29th August 2009
China is home to about one-fifth of the world’s population and is one of the oldest civilisations, going back several millennia, with a complex history of essentially all the modes of governance.
The communist system that prevailed shortly after the Second World War and has ruled since has been transformed from a highly repressive form of government of a large peasant class into a strong centrist and authoritarian industrial state with a commanding presence throughout the world, while achieving unprecedented double digit economic growth, most of this during the past 20 years since the 1989 Tiananmen Square disruption.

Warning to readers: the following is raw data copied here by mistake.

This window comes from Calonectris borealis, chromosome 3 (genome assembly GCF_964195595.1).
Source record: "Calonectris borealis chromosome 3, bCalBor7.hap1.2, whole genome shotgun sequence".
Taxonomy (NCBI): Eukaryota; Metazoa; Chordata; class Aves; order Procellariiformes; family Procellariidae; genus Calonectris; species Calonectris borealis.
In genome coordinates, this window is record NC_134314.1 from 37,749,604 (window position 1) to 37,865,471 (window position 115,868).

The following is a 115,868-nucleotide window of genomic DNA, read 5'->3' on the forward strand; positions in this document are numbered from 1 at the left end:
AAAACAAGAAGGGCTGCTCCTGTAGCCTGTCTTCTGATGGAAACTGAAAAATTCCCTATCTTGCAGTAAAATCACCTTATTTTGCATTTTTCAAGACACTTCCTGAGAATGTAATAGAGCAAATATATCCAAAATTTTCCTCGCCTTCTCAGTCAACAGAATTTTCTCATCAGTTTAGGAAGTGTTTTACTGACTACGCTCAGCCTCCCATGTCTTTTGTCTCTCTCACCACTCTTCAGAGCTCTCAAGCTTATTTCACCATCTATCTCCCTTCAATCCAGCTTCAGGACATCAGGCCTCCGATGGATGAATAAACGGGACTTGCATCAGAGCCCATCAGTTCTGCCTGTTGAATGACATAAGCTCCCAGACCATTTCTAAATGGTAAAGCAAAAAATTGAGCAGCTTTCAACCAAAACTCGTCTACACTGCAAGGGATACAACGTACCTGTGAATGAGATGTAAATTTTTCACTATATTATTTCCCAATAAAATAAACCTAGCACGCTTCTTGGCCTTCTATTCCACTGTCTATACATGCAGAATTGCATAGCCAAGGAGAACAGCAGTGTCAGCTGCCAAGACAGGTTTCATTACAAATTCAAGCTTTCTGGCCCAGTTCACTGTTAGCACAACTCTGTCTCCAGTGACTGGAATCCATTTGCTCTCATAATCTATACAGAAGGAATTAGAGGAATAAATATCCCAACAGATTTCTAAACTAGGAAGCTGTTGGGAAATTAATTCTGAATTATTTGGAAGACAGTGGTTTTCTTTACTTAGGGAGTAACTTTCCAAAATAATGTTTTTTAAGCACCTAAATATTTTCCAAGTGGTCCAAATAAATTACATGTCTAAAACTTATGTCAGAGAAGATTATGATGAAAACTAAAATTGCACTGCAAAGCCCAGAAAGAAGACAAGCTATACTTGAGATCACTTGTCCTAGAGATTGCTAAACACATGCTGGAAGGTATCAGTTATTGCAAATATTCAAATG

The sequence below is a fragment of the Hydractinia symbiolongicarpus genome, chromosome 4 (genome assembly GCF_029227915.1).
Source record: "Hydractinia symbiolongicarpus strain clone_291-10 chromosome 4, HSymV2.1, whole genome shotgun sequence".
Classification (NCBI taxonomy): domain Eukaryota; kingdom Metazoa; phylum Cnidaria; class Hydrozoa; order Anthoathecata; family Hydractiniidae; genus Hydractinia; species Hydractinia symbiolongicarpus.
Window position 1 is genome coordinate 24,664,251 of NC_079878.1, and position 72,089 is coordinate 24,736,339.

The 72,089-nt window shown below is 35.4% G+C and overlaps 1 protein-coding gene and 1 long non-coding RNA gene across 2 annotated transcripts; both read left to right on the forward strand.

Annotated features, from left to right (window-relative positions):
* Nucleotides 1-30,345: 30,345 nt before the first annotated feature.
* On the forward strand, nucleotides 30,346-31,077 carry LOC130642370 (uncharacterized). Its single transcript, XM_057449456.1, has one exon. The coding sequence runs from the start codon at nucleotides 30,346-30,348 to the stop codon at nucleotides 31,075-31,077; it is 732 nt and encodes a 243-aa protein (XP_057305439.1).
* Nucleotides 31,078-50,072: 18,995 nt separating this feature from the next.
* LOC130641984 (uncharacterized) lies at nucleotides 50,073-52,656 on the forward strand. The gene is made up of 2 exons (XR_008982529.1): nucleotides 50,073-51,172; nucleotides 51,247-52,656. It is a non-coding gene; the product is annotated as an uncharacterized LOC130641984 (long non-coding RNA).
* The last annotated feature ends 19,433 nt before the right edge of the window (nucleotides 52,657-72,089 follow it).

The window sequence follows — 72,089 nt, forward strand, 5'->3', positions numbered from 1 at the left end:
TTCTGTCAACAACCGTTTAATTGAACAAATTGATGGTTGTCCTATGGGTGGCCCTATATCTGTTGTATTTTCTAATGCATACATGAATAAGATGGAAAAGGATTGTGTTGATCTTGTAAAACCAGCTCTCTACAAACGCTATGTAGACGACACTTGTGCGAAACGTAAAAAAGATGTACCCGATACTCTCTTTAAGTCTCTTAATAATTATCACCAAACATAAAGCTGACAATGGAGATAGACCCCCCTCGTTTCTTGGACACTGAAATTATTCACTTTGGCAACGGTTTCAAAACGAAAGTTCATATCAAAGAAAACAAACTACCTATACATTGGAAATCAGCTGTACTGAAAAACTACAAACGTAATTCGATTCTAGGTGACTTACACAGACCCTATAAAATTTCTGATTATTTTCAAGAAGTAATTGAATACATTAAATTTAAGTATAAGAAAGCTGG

China’s national policy seems generally geared to using its muscle when it perceives threats to its general stability. As far as may be seen, it seems to want to engage the world but on its own terms.
The general perception in western democracies seems to be of a massive monolith with a history of suppression of basic human rights coupled with an extremely poor record of mining and industrial safety, environmental management and quality control in its manufacturing sector.